Highest Stock Market EVER, best economic numbers in years, unemployment lowest in 17 years, wages raising, border secure, S.C.: No WH chaos!— Donald J. Trump (@realDonaldTrump) July 31, 2017
Before I get down to the news of a busy news day, I just want to ruminate on the above Tweet--do you ever, in the midst of saying glowing things about your various blessings, really feel the need to say something like, "and by the way, my job is totally secure" or "and my marriage is stronger than ever" if there wasn't an inkling something was wrong? That's how I'm reading the above Tweet--"Things are going so great: Ignore the mess!" It's almost as if Trump is either certain enough of his own hoodwinking prowess to believe he can Jedi Mind-Trick the appearance of chaos away by merely saying so, or has finally begun to accept "Hey, maybe this does look kind of bad" into his outlook.
But as I said some time ago: It looks bad because it is bad. Trump's problems are revealed through bad news, not "fake news". That news might be coming out because of leaks, but those leaks attest to something about the nature of his administration, that his staff feels the need to try and shape the narrative by letting bad news out, even if it might be damaging to the president or other members of his circle. That is pretty extraordinary, but not a problem of "spin". It's a problem of actual deficiencies in leadership and competency in staffing. It's the girders, not the paint.
Take the departure of Anthony Scaramucci, bombastic almost-Communications Director, as a case in point. He was named to the position 10 or 11 days ago depending upon your take, but -15 days from when he was officially to take office. In that time, he prompted the resignation of Press Secretary Sean Spicer, forced (one could believe) the firing of COS Reince Priebus, and launched a tirade of unique and memorable scatological importance. (One of the things that fascinates me about the infamous call to Ryan Lizza is that, despite having said many things on the record that anyone else abiding by the idea that a communications professional might have prefaces with "off the record", actually did ask for something he said to be off the record during the exchange, from what I understand. How the hell bad was that part, given all the other parts!?) But my question is--how did he get there and why?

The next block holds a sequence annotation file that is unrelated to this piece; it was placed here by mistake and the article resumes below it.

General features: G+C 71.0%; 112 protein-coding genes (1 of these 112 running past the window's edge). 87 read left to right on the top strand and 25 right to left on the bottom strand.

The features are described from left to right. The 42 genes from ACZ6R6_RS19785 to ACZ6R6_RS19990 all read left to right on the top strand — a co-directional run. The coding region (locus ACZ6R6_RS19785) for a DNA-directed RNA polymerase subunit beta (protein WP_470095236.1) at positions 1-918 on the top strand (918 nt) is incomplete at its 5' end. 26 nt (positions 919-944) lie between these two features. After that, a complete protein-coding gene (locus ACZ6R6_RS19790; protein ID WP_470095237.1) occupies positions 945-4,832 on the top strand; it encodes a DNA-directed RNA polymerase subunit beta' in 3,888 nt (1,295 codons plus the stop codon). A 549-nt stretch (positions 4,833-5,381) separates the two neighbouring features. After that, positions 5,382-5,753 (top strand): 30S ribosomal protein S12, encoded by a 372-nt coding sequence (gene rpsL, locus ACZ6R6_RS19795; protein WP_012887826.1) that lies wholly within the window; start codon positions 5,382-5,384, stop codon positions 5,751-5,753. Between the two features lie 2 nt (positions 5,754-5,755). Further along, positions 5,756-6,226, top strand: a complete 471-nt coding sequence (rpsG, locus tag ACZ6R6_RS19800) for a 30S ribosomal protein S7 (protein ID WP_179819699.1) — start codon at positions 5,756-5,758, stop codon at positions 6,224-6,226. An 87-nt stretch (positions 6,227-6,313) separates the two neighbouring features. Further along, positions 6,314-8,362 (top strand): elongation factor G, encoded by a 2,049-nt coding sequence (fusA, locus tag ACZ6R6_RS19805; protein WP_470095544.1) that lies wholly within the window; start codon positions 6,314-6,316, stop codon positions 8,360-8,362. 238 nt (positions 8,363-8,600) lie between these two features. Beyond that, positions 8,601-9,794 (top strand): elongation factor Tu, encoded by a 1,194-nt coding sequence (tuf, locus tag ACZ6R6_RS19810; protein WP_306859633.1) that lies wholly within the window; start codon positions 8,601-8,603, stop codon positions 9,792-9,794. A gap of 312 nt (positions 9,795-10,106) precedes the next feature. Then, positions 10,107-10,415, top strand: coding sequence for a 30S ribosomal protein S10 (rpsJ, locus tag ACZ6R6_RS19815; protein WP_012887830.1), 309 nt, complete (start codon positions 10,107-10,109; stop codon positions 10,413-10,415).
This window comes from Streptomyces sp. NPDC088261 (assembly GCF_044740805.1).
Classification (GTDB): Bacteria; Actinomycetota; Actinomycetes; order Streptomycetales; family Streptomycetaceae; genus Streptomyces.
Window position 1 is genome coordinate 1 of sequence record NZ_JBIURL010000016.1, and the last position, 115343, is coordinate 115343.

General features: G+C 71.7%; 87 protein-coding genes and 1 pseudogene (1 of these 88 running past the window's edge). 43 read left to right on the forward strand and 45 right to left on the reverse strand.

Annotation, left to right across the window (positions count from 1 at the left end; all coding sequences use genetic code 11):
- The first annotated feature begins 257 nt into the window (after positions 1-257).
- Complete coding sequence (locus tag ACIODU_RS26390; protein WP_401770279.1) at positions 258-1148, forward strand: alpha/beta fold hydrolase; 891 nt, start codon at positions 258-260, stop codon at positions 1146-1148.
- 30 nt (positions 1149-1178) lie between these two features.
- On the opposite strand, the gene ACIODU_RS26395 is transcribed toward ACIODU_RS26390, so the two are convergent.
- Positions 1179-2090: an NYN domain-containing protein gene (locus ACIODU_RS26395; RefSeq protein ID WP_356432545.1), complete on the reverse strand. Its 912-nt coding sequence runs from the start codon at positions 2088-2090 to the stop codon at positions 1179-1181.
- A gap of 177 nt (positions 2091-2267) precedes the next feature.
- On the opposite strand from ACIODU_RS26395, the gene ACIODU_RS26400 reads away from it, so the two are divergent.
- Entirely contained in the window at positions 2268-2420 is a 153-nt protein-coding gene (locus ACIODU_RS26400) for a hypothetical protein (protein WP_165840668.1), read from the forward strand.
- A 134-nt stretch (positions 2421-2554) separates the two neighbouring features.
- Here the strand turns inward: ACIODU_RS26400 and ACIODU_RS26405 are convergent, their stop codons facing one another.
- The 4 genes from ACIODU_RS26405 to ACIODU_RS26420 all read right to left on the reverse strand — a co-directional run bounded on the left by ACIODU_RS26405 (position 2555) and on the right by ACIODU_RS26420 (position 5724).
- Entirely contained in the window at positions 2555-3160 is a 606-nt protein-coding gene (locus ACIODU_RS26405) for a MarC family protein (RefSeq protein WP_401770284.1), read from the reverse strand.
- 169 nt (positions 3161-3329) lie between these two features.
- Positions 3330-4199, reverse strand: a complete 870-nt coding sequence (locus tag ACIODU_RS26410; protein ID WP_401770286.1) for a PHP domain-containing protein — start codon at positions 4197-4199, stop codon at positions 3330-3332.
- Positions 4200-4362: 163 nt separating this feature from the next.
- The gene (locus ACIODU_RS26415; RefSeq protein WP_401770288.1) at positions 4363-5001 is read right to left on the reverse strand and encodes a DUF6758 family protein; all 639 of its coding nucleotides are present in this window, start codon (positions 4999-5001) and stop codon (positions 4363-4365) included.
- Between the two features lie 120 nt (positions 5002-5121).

The answer might be Javanka and specifically to target Priebus. That's some manipulative stuff. This is the kind of thing one could hope will be managed by appointing a more discipline-oriented character in the form of John Kelly to Chief of Staff. This is especially true if he actually is given freedom to manage. But I still suspect at least some members of Team Trump are going to rankle at stern step-dad Kelly coming in and trying to be the boss of them. (Just a theory. In other news, Priebus seems to have been undermined by micro-management at the top. Just sayin'.)
Which brings me to another problem--President Trump himself has been excused for not understanding what he's doing because "he's new". It's a stupid defense, because it's on him to be ready for the challenges of the office, and to appoint people who are "the best" and don't lazily try "we're new" kinds of excuses for why they can't execute their jobs. This kind of nonsense results in son-in-law of the president Jared Kushner claiming something pathetically unattractive--that the Trump campaign was too disorganized to collude with Russia. (Or, to be more explicit--is it not more likely they were just disorganized enough and Russia could have done most of the work?) What he's trying to get off the hook with is "You fucked up. You trusted us!"
And that might, sadly, even have some level of truth. Take how easily Team Trump can get played by pranksters from this astonishing CNN story about fake emails. Even the Homeland Security advisor for cyber security seems to have fallen for this thing (and I find this story so rife with The Stoopid especially after the Podesta and DNC hacks that I can't even imagine how it is possible, and sort of hope Tapper isn't on the receiving end of some fakery). It's shocking, right?
But despite multiple proofs of chaos and casual incompetence, the one kind of knowledge that seems to stand out, especially for Trump himself, is a knowledge that "something bad" must have happened, because he keeps trying to prevent whatever it is from coming to light. The firing of Comey, the beef with Sessions over his recusal, the constant denials that Russia was the source of the hacking and the resulting leaks of disparaging info regarding the Democrats and Clinton to his benefit, are damn specific kinds of activity. Add to that, President Trump seems to have been responsible for his son's public statement after the revelation that he had met with Russian representatives to get dirt on Hillary Clinton. The protective urge of a caring father? Or the act of someone trying to cover up a story inimical to his presidency? It contradicts the statement from Trump's lawyer, Jay Sekulow, that POTUS had nothing to do with crafting that statement--but is it easier to believe that the Waahmbulance-chaser for the Religious Right is simply not a great public fibber, or that Trump himself failed to disclose this involvement?
It suggests knowledge of wrong-doing. And the actions Trump engages in, while seeming to be aware that something has gone wrong, look a lot like a cover-up. And that hardly ever makes people more certain that nothing happened, unless, maybe, they were always inclined to believe that. But for folks like me?
It looks bad. I think it is bad.